The financial advice industry has welcomed the government's decision to bring forward its £700m package of apprenticeship reforms to April, after initially announcing the changes in last year’s Autumn Budget.
Delivering his Spring Statement in the House of Commons earlier today (March 13) Philip Hammond MP said changes to the funding of apprenticeships would now take effect at the start of the new financial year in April, to help small businesses take on more apprentices.
Mr Hammond said the government was committed to returning technological and vocational skills to the "heart of the educational system".
Keith Richards, chief executive of the Personal Finance Society, applauded the move, saying there was both a need and demand for succession in the financial advice profession to meet future demand for advice.
Mr Richards said it was this demand which led the society to launch its own apprenticeship training programme in early 2017, called PFS Aspire, which saw more than 300 advice firms register their interest in the first week.
He said: "Recently the programme saw the first apprentices receiving their diploma after 18 months of structured learning, along with the programme’s first distinction honours graduate.
"Apprenticeships are a win-win for the employer and the employee and for the future of the profession, they are a valuable route in enabling new talent from all walks of life to gain on-the-job learning in personal finance.
"Therefore, we applaud the government’s investment in apprenticeships as an investment in the next generation of financial planners, who will play a pivotal role in addressing the challenges posed by the largest intergenerational wealth gap since records began - as well as ensuring that the advice gap doesn’t widen."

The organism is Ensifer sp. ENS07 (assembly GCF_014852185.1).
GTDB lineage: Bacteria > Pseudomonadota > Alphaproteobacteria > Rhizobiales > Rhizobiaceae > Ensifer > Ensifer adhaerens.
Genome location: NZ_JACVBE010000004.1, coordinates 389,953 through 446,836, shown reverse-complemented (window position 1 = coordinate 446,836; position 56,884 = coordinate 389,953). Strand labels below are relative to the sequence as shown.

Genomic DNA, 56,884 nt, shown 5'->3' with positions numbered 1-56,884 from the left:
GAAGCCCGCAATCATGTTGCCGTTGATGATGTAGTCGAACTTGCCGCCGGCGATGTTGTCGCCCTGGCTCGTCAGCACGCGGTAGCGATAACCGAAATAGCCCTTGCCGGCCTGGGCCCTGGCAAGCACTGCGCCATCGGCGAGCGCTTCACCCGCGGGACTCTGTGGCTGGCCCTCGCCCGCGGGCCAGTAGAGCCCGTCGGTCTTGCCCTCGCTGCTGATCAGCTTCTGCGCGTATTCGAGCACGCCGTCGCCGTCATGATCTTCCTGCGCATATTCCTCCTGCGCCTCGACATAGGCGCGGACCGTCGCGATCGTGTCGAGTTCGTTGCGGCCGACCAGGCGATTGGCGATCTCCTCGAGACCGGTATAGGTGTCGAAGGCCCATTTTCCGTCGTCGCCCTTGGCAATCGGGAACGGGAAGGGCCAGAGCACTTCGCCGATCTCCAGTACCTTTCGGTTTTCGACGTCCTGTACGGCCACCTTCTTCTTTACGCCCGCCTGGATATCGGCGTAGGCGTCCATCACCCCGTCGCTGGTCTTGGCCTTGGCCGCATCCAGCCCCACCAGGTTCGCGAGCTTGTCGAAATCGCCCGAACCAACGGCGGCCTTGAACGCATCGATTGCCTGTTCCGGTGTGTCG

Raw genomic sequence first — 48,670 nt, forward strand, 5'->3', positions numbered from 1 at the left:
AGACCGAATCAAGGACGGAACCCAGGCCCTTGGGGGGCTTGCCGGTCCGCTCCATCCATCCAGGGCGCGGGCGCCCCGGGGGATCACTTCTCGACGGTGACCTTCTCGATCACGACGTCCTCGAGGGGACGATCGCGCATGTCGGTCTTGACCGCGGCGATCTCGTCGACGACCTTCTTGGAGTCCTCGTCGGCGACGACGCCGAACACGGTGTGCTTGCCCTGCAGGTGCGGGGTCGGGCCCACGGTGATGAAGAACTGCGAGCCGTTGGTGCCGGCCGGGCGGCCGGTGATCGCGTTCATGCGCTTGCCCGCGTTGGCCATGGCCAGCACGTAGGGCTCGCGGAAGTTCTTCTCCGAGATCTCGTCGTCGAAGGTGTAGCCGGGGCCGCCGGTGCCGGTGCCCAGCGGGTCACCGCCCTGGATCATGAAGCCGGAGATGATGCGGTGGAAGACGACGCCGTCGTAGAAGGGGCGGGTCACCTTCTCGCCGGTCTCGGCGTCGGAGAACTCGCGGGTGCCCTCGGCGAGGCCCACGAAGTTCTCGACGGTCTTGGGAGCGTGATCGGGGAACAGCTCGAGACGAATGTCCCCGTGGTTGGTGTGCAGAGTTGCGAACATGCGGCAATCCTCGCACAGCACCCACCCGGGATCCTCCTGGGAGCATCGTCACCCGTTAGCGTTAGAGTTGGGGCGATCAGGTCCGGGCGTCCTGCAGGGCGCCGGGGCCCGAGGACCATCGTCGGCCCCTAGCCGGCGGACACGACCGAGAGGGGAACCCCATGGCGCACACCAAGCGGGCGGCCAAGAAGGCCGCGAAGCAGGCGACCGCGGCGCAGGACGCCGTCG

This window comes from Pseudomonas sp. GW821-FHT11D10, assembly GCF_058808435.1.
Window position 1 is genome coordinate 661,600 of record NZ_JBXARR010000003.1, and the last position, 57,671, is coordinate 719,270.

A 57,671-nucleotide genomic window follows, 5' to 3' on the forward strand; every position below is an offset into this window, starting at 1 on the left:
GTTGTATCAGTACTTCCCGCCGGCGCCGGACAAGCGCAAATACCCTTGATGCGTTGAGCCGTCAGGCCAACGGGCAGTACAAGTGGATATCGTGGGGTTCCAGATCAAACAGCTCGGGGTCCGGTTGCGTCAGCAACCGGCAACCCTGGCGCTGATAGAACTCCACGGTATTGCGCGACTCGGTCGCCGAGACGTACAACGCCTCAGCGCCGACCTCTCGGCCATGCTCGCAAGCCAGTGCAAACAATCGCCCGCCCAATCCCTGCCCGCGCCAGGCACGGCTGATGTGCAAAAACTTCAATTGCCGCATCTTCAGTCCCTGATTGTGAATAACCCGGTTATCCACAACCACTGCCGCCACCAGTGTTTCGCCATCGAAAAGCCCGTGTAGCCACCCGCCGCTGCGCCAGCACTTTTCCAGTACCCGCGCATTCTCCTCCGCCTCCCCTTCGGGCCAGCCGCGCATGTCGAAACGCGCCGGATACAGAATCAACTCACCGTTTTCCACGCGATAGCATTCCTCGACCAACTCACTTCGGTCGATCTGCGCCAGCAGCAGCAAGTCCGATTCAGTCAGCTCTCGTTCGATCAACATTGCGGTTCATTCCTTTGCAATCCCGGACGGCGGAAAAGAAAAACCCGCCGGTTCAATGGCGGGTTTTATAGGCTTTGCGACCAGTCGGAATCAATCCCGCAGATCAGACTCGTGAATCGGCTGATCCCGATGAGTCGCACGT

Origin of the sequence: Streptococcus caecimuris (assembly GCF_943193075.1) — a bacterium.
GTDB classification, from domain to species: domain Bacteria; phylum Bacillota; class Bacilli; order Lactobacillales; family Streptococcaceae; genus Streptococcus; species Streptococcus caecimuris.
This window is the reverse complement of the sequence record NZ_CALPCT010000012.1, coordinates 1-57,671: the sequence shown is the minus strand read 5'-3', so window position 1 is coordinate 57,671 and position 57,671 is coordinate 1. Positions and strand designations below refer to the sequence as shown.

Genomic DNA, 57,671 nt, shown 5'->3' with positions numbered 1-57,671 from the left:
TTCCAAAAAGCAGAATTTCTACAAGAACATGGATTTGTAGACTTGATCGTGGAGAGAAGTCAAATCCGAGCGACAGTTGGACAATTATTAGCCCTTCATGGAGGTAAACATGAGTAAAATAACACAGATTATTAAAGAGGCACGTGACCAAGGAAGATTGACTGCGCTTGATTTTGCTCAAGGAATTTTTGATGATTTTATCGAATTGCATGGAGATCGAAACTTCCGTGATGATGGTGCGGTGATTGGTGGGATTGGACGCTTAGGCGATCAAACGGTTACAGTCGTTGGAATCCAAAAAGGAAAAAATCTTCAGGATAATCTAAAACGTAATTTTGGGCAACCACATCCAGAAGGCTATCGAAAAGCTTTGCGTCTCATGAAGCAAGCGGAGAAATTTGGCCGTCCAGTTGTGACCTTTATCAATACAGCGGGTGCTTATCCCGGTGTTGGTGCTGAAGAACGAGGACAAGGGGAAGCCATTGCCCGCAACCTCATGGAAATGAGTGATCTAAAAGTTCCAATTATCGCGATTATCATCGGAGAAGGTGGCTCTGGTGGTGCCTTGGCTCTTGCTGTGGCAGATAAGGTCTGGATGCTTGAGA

In last year’s Budget the government announced it will provide up to £240m to halve the co-investment rate employers must currently pay for apprenticeship training to 5 per cent.
It also pledged to make up to £450m available to enable levy paying employers to transfer up to 25 per cent of their funds to pay for apprenticeship training in their supply chains.
Up to £5m was also pledged to the Institute for Apprenticeships and National Apprenticeship Service for 2019/20, to identify gaps in the training provider market and increase the number of employer-designed apprenticeship standards available to employers.
Garry Heath, director general of adviser trade body Libertatum, said any measures to help the funding of apprenticeships was "good news" but more could be done to make apprenticeships more inclusive.
He said: "We already have the money there, waiting to be used, but the trouble is setting up the body to receive and manage it to help smaller companies train personnel too.
"The problem with most apprenticeship schemes is you have to be of a certain size to use it and small businesses may miss out.
"The advice industry will begin losing significant numbers to retirement in the next few years and while there are one or two academies working towards filling the growing adviser gap, they tend to work for a network and we need something that will cover the whole industry."